Seeing as it was International Women's day on Monday, I thought I'd take the opportunity to discuss some female role models in modern literature and film.
While I would love to believe that all female leads/protagonists are influential, I am also going to be pointing out why a few renowned female characters are problematic and an unhealthy role model for the YA generation of readers.
So, to start positively, I am going to give a few examples of female characters that I believe represent women as the awesome people we are.
HERMIONE GRANGER - without a doubt is perhaps the most well known feminist (whether she is aware of it as a character or not) as a character in book and film. She comes from a non-magical background, has no friends and is described to have buck teeth and a pompous attitude. This make her very unpopular to the other characters in the book, yet as the reader, you love the way she forces herself into Harry and Ron's lives. In a way, she acts as an older sister towards the boys - who would undoubtedly be lost without her expertise.
At first, Hermione is a little dramatic when it comes to talking to boys. Her awkwardness and exaggerated insults towards them reminds me of the indignant way I felt about the opposite sex when I was the same age, and it is really quite relatable and comical. Obviously there is some kind of barrier that makes it difficult for her to talk to them but as the books and movies go on, we see her let down this defensiveness. She no longer sees either gender as being superior/inferior to one another but becomes a part of the trio.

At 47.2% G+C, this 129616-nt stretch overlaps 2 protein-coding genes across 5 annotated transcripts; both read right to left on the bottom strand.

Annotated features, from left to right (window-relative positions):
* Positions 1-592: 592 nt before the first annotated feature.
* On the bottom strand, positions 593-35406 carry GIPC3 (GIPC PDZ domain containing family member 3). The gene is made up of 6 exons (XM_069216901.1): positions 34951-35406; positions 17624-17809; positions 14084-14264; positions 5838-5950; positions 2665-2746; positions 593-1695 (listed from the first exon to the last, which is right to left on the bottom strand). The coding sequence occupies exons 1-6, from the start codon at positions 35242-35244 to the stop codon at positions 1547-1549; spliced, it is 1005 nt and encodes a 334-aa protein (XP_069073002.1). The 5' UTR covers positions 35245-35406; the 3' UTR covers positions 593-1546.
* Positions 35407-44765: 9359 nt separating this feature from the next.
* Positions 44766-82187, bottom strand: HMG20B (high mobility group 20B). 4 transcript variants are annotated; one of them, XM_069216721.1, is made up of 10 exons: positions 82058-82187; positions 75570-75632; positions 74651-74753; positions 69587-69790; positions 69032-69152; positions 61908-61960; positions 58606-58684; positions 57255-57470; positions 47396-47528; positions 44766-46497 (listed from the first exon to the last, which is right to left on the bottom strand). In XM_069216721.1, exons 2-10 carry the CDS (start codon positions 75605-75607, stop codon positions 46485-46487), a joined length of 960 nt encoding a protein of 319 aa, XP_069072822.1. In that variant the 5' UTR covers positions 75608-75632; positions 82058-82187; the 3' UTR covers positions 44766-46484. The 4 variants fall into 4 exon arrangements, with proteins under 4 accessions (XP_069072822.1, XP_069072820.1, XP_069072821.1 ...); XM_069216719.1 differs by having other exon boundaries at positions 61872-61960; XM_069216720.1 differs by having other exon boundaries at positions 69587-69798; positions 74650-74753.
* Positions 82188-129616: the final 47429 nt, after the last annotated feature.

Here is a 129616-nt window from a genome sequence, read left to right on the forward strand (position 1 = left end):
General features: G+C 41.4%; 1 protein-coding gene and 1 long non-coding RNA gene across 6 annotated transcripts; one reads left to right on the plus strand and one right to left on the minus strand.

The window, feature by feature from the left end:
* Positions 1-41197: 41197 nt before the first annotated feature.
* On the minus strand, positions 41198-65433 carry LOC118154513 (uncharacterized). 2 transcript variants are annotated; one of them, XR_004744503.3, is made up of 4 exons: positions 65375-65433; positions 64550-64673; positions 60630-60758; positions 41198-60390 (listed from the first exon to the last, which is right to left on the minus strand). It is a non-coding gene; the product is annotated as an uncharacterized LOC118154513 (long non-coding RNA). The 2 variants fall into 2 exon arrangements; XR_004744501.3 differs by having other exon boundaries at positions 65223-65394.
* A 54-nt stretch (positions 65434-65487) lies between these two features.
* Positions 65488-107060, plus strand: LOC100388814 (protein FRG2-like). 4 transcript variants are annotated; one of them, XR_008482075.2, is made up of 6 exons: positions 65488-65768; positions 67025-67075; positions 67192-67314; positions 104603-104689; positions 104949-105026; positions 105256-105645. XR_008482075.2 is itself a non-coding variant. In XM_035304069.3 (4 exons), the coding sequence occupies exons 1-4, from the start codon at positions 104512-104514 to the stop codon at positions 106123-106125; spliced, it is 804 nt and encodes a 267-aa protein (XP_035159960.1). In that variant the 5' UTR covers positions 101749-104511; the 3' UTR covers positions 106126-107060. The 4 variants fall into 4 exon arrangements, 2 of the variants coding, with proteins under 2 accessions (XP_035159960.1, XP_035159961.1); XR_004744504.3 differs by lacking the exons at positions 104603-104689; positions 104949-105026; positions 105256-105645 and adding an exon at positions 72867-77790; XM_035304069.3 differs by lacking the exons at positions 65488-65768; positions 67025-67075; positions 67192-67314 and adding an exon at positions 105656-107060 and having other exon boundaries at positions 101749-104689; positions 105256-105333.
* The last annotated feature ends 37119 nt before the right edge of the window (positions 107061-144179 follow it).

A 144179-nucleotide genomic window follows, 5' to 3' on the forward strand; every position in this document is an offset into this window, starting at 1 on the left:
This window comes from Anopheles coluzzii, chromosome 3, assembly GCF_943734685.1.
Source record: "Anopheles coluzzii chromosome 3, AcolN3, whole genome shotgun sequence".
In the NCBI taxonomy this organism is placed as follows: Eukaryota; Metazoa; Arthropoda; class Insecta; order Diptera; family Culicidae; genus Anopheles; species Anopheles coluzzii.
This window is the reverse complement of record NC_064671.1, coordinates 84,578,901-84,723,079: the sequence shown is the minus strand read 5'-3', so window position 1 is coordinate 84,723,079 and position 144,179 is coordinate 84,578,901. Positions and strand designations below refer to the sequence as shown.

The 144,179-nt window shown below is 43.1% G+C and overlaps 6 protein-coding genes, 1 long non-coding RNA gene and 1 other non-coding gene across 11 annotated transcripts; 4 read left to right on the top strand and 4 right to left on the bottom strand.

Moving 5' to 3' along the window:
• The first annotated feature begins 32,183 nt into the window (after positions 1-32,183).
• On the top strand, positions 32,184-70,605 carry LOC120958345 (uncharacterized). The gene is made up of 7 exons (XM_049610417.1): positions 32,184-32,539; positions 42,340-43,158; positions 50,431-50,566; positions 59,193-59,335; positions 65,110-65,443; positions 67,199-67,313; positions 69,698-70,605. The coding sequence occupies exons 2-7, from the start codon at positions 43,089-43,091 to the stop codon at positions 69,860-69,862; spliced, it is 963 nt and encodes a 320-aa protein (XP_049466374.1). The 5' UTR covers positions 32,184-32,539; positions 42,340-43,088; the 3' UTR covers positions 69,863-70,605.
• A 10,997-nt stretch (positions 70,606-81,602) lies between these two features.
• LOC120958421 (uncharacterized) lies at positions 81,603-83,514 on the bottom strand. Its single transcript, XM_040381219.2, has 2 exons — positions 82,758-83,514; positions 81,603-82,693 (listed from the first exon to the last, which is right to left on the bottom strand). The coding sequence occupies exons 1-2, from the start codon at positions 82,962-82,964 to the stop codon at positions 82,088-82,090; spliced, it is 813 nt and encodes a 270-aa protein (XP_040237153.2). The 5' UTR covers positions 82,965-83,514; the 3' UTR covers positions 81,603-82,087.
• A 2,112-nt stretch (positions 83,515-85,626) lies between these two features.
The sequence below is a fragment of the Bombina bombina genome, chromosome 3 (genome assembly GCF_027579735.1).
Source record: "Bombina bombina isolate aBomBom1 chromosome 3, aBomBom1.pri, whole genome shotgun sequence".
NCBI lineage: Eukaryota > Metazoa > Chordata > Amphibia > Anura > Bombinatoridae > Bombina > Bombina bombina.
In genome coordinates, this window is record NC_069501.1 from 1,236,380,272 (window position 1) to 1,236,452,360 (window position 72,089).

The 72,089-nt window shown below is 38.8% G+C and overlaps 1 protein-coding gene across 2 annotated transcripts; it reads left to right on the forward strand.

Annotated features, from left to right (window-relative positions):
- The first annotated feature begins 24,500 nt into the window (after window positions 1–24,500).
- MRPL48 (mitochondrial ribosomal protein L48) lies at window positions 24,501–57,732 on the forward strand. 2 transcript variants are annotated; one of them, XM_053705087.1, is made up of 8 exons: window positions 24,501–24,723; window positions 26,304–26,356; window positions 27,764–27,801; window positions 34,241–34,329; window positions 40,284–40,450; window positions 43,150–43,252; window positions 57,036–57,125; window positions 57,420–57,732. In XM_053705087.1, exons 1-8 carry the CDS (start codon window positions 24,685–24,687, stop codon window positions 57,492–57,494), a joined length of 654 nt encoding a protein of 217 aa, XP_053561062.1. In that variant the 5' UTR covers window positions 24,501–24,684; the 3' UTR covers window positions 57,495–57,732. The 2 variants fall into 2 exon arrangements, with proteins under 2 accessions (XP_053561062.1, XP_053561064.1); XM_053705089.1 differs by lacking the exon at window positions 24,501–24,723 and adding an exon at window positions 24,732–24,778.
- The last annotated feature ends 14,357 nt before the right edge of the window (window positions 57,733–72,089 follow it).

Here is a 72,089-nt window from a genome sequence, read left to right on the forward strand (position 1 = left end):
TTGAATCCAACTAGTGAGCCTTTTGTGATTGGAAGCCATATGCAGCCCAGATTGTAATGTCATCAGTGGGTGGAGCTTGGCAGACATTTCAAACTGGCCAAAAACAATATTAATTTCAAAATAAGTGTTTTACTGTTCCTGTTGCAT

While she does, inevitably, become 'the girlfriend', she never loses her attitude or strong personality - and neither is she swayed by any other character in the book/film when she does become aware that she is the love interest.
ELLE WOODS - the law student in Legally Blonde has always been a memorable character. While she is perceived to be a ditzy middle-class young girl, she defies stereotypes and is actually a very intelligent and sympathetic woman. I first watched this in my teenage years and I honestly feel that she was an inspiration to all different leagues of young women. Elle Woods teaches us that your identity does not need to represent a certain stereotype. It teaches that looks and superficiality doesn't limit intelligence, that embracing your femininity should be valued and that you should do what makes you happy.
Another aspect of this character that I particularly respect is her ability to use the criticism she receives to drive her ambition further. Throughout the film, Elle is mistreated by many - especially by men who make an automatic judgment based on her appearance - but she doesn't let that deter her. The fact that she continues battling through the very obvious sexism and doesn't let it effect the way she represents herself is admirable.